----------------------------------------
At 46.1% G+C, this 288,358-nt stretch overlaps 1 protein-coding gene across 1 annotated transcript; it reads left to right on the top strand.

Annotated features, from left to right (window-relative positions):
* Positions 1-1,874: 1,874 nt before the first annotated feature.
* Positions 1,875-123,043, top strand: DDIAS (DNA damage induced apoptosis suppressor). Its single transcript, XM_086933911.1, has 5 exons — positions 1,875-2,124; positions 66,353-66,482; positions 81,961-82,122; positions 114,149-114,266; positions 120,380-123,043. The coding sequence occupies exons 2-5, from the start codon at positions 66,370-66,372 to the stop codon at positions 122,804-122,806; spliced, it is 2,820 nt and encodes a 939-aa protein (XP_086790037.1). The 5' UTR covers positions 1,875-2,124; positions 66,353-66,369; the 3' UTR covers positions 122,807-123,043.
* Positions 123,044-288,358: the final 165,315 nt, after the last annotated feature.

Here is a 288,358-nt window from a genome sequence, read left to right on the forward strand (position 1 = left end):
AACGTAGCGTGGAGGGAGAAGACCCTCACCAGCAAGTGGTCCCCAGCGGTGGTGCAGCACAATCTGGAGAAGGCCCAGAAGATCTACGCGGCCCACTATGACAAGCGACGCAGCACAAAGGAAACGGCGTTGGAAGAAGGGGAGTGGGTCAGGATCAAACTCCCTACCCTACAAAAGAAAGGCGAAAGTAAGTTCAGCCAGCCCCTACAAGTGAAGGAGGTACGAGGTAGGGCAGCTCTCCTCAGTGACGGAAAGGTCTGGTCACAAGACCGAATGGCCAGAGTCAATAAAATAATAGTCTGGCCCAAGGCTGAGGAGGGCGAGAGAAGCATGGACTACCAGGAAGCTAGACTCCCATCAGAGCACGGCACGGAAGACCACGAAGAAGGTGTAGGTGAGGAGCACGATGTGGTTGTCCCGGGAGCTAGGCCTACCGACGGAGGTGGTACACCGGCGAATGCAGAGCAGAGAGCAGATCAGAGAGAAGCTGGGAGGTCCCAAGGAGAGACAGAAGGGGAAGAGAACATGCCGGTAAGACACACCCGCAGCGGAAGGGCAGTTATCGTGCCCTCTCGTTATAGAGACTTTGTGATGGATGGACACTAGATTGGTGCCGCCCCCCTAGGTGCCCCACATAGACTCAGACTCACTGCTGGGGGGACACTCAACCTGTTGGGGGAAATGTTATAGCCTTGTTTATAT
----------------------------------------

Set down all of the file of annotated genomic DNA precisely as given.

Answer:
At 46.1% G+C, this 288,358-nt stretch overlaps 1 protein-coding gene across 1 annotated transcript; it reads left to right on the top strand.

Annotated features, from left to right (window-relative positions):
* Positions 1-1,874: 1,874 nt before the first annotated feature.
* Positions 1,875-123,043, top strand: DDIAS (DNA damage induced apoptosis suppressor). Its single transcript, XM_086933911.1, has 5 exons — positions 1,875-2,124; positions 66,353-66,482; positions 81,961-82,122; positions 114,149-114,266; positions 120,380-123,043. The coding sequence occupies exons 2-5, from the start codon at positions 66,370-66,372 to the stop codon at positions 122,804-122,806; spliced, it is 2,820 nt and encodes a 939-aa protein (XP_086790037.1). The 5' UTR covers positions 1,875-2,124; positions 66,353-66,369; the 3' UTR covers positions 122,807-123,043.
* Positions 123,044-288,358: the final 165,315 nt, after the last annotated feature.

Here is a 288,358-nt window from a genome sequence, read left to right on the forward strand (position 1 = left end):
AACGTAGCGTGGAGGGAGAAGACCCTCACCAGCAAGTGGTCCCCAGCGGTGGTGCAGCACAATCTGGAGAAGGCCCAGAAGATCTACGCGGCCCACTATGACAAGCGACGCAGCACAAAGGAAACGGCGTTGGAAGAAGGGGAGTGGGTCAGGATCAAACTCCCTACCCTACAAAAGAAAGGCGAAAGTAAGTTCAGCCAGCCCCTACAAGTGAAGGAGGTACGAGGTAGGGCAGCTCTCCTCAGTGACGGAAAGGTCTGGTCACAAGACCGAATGGCCAGAGTCAATAAAATAATAGTCTGGCCCAAGGCTGAGGAGGGCGAGAGAAGCATGGACTACCAGGAAGCTAGACTCCCATCAGAGCACGGCACGGAAGACCACGAAGAAGGTGTAGGTGAGGAGCACGATGTGGTTGTCCCGGGAGCTAGGCCTACCGACGGAGGTGGTACACCGGCGAATGCAGAGCAGAGAGCAGATCAGAGAGAAGCTGGGAGGTCCCAAGGAGAGACAGAAGGGGAAGAGAACATGCCGGTAAGACACACCCGCAGCGGAAGGGCAGTTATCGTGCCCTCTCGTTATAGAGACTTTGTGATGGATGGACACTAGATTGGTGCCGCCCCCCTAGGTGCCCCACATAGACTCAGACTCACTGCTGGGGGGACACTCAACCTGTTGGGGGAAATGTTATAGCCTTGTTTATAT